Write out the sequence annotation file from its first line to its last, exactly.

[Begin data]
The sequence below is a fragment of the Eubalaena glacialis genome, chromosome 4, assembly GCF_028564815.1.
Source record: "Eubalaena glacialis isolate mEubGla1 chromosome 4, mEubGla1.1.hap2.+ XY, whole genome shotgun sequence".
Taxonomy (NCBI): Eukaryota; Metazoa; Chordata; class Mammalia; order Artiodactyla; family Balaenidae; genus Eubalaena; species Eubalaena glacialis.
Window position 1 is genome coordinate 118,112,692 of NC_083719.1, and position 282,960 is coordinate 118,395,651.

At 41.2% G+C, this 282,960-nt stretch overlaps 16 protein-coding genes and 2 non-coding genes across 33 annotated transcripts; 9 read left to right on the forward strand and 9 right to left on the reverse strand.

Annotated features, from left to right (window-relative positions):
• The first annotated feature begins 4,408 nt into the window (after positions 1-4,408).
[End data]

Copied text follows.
The sequence below is a fragment of the Eubalaena glacialis genome, chromosome 4, assembly GCF_028564815.1.
Source record: "Eubalaena glacialis isolate mEubGla1 chromosome 4, mEubGla1.1.hap2.+ XY, whole genome shotgun sequence".
Taxonomy (NCBI): Eukaryota; Metazoa; Chordata; class Mammalia; order Artiodactyla; family Balaenidae; genus Eubalaena; species Eubalaena glacialis.
Window position 1 is genome coordinate 118,112,692 of NC_083719.1, and position 282,960 is coordinate 118,395,651.

At 41.2% G+C, this 282,960-nt stretch overlaps 16 protein-coding genes and 2 non-coding genes across 33 annotated transcripts; 9 read left to right on the forward strand and 9 right to left on the reverse strand.

Annotated features, from left to right (window-relative positions):
• The first annotated feature begins 4,408 nt into the window (after positions 1-4,408).